Budget projections – 2019-2020
Ayoub is gratified for attention paid by Federal Finance Minister Morneau to this cause that’s so close to his heart, citing that in the recently tabled budget Ottawa proposes to provide Health Canada with $36.5 million over five years, $5 million annually, towards developing national data and performance systems for organ donation/transplantation, in collaborative efforts with provincial/territorial partners.
The goal, says Ayoub, is to improve data consistency and quality, allowing more donors and recipients to be effectively matched, ensuring that Canadians have timely and effective access to organ transplant opportunities. “It’s more important than ever for citizens to talk to loved ones, friends, and work colleagues about organ donation,” he pleads.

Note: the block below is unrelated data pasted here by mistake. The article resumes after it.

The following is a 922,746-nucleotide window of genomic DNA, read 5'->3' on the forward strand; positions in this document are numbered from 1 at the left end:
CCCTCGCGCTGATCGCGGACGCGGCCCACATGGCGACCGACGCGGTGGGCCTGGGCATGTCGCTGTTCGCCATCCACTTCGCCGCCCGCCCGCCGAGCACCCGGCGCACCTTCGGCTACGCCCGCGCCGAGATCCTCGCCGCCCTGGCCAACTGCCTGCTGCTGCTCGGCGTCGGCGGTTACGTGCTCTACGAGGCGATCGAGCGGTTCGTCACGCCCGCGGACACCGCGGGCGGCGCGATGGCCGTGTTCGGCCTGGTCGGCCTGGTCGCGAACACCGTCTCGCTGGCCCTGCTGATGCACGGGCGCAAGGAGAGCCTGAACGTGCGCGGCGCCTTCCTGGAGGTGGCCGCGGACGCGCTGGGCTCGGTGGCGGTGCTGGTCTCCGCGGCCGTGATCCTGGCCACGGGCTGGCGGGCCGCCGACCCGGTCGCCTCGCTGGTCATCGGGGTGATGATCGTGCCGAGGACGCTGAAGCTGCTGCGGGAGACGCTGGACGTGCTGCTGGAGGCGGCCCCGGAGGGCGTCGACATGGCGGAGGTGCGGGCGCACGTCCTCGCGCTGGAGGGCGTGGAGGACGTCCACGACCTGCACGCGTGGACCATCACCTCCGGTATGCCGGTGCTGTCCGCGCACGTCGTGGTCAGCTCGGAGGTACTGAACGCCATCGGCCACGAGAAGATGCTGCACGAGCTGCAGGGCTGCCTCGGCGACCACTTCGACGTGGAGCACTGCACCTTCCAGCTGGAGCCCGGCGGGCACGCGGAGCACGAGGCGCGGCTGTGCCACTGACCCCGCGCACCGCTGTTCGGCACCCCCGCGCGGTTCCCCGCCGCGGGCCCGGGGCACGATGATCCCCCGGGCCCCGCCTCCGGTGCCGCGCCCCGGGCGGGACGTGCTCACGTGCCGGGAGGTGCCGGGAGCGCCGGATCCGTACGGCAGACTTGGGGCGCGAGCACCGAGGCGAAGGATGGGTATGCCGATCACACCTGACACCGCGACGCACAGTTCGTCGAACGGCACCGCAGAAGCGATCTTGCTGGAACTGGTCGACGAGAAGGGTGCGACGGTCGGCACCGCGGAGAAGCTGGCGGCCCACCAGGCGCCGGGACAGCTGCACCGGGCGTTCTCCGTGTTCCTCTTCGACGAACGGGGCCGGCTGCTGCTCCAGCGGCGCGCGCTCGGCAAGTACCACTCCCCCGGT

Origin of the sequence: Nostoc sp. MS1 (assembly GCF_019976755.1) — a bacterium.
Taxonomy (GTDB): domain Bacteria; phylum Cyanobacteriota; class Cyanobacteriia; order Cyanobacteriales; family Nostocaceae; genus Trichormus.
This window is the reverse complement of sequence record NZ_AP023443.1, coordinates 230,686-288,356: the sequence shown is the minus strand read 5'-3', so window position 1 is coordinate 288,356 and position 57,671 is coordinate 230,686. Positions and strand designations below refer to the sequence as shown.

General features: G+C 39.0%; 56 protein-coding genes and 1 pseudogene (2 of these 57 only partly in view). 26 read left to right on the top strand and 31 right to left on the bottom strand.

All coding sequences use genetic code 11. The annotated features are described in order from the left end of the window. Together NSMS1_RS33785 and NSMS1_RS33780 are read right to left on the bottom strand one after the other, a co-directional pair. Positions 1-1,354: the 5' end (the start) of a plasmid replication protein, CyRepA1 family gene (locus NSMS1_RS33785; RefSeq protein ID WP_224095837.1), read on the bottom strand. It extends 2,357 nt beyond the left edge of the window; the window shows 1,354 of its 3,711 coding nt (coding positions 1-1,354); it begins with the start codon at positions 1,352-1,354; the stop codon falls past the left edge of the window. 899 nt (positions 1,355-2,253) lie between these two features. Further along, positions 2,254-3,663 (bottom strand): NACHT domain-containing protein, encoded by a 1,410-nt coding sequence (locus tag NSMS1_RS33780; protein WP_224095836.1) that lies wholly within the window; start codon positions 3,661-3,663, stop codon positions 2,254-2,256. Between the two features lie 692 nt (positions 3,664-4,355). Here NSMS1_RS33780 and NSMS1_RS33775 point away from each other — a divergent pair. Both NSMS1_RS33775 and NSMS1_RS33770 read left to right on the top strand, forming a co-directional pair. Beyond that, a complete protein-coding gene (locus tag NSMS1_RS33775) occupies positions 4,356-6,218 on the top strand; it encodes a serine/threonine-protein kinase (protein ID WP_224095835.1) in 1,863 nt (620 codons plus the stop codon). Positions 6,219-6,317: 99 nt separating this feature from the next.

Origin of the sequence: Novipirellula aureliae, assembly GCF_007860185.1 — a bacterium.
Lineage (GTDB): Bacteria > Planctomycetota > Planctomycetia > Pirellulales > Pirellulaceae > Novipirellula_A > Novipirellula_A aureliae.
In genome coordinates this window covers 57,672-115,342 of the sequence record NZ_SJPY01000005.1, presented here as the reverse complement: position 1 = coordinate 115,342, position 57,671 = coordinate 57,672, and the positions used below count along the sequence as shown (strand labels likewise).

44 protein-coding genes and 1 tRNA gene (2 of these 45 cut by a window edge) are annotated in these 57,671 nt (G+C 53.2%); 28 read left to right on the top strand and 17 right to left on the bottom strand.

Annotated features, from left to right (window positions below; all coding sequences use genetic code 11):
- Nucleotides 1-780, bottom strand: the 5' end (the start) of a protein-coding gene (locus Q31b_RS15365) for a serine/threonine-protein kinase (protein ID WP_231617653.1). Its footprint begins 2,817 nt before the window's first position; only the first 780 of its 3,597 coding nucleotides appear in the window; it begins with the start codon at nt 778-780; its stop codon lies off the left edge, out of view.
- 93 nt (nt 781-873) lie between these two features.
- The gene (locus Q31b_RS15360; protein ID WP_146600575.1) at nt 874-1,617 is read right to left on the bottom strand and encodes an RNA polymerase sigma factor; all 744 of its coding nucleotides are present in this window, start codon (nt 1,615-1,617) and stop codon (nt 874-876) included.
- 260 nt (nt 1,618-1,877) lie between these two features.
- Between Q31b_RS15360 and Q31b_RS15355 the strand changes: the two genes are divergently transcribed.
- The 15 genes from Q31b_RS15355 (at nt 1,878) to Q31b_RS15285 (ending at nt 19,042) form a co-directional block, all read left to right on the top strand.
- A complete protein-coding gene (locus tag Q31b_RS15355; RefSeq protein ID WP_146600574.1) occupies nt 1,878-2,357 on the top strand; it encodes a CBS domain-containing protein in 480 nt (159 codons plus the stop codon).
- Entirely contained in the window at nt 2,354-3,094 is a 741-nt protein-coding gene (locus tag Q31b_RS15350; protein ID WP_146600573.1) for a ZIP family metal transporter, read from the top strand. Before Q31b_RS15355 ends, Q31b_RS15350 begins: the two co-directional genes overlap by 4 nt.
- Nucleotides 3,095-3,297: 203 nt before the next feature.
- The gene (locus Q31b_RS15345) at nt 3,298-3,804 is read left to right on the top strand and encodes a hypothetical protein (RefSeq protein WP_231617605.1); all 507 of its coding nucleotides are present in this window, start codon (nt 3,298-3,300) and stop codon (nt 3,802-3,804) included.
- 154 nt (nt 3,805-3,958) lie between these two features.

What can we do to help?
At the September press conference, Ayoub introduced several important supporters. Chaîne De Vie, the non-profit Organ Donation National Educational Awareness Project is an integral participant. According to Ayoub, the Québec-based organization widely promotes understanding and importance of organ/tissue donations.
Prominent individuals strengthened Ayoub’s message. Dr. Pierre Marsolais, internal specialist and founder of the Regional Center of Organ Donation at Montreal’s Sacré-Coeur Hospital, was transparent about the need to develop better strategies. “Donation and transplants are not sterile medical processes, but personal human deeds, acts which touch people personally, and intimately, giving recipients a new lease on life, enhanced quality living, and new outlooks on humanity.